The biggest win went to the smallest movie
MARCH 1ST, 2016 — POST 057
So Leo finally won his Oscar. And a mediocre movie won for best picture. Chris Rock put Jada Pinkett Smith on blast in his opening monologue as host. And the lamest duck of all, for which the industry confused falling with flying, The Martian didn’t get a single gong despite extensive nominations. Most of The Martian’s nominations, at least those where it might have won, were in the technical categories. And Mad Max: Fury Road utterly dominated these, almost performing a clean sweep. Almost. Cinematography, as expected, went to The Revenant (because everyone knows a small golden man is the best cure for a focus puller’s frostbitten fingertips) so that was one technical award Mad Max wouldn’t get its warboy hands on. The other award that was clinced by another is the more interesting story.
The award for Visual Effects went to Ex Machina. This is the kind of result I dream of when looking at the nominees but my jaded sense of The Academy’s tastes (and their record) has me predicting a more sensible choice. And the category was filled with other sensible choices. Mad Max, Star Wars: The Force Awakens, The Martian, and The Revenant were the high rollers at this poker table whilst Ex Machina seemingly was topping up everyone’s whiskeys. Looking at the previous winners in this category just proves why anything but Ex Machina would have made more sense. To bore with a list momentarily:
- 2005 — King Kong
- 2006 — Pirates of the Caribbean: Dead Man’s Chest
- 2007 — The Golden Compass
- 2008 — The Curious Case of Benjamin Button
- 2009 — Avatar
- 2010 — Inception
- 2011 — Hugo
- 2012 — Life of Pi
- 2013 — Gravity
- 2014 — Interstellar
- 2015 — Ex Machina
There is almost no precedent for a movie like Ex Machina winning in this category. Visual Effects is, in a sense, a bought award. Invariably, the winners had some of the biggest budgets which afforded them the resources to craft the most dazzling visual effects. Even if we look at The Curious Case of Benjamin Button as distinctly different from the rest of the field in its focus, it still had a shit tonne of cash behind it to the tune of $150mil. Ex Machina got up with only $15mil behind it. To give a wider context:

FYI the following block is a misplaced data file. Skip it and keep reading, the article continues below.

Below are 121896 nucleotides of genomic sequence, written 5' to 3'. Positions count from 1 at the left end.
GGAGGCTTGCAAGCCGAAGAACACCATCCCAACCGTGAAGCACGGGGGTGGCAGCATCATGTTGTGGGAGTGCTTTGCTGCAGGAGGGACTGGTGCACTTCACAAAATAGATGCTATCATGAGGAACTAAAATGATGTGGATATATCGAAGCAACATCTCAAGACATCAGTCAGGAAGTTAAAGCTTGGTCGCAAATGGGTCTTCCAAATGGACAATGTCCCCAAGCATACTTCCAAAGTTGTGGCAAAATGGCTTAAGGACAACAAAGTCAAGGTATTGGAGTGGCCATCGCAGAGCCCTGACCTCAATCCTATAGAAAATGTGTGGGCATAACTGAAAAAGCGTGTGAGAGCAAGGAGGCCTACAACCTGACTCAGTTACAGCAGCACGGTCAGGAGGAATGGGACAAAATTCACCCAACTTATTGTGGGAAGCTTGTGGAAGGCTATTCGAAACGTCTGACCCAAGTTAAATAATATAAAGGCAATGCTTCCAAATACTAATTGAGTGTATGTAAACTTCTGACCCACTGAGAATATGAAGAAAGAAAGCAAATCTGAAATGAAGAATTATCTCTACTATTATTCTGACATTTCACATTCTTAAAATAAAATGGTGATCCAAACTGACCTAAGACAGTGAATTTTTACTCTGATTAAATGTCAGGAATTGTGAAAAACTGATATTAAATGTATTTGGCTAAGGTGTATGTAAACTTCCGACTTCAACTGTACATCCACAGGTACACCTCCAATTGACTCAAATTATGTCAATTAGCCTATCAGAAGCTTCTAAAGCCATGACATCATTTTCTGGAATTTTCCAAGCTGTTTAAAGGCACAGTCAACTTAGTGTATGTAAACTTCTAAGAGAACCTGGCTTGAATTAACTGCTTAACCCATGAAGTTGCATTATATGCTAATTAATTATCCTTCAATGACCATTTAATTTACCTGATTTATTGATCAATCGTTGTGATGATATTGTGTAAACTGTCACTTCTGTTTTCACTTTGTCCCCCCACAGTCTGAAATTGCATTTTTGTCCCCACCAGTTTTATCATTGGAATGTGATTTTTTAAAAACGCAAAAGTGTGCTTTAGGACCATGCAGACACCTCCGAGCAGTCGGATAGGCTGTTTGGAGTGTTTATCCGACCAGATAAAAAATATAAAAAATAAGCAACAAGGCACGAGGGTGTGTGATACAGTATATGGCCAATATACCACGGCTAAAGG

- Mad Max: Fury Road — $150mil
- Star Wars: The Force Awakens — $200mil
- The Martian — $108mil
- The Revenant — $135mil
The shock isn’t that Ex Machina was lauded for its display of incredible visual effects work (as well as pretty much every other bit of film work). The shock is that the quietist craft of a four-character sci fi set (almost) completely interior in a single (fucking massive) house was allowed to rip the rug out from this year’s titans.
Mad Max had an ace up its sleeve in this category as well. Almost every publication that wrote about the movie waxed romantically about the return of practical effects. Explosion after explosion after car flip after pole vault after explosion mostly were shot for real out in the desert. Star Wars too, whilst nowhere near to the extent of Mad Max, returned somewhat to the practical aesthetic of the original trilogy, specifically in its use of puppets to populate its franchise-defining bar scene will all manner of alien species. In the cases of both these movies, the visual effects were intergral to the gradest scale of world building. Almost every frame is stuffed full with effects to the point of choking to demand the audience acknowledge they’re in a completely unique world.
Ex Machina really only had to do one trick: craft a believable bionic woman. It goes without saying that yes, they absolutely succeeded. There was a delicate refinement in the production design that the visual effects realised with the most precise touch. Throughout the movie, the camera spends so long lingering on the bionic form that even the most minor visual hiccup would have broken the illusion. Ex Machina’s visual effects were rightly rewarded for being the ballsiest, the most fine, and the most focussed.
To have this focus of craft acknowledged on the most public of stages is truly remarkable.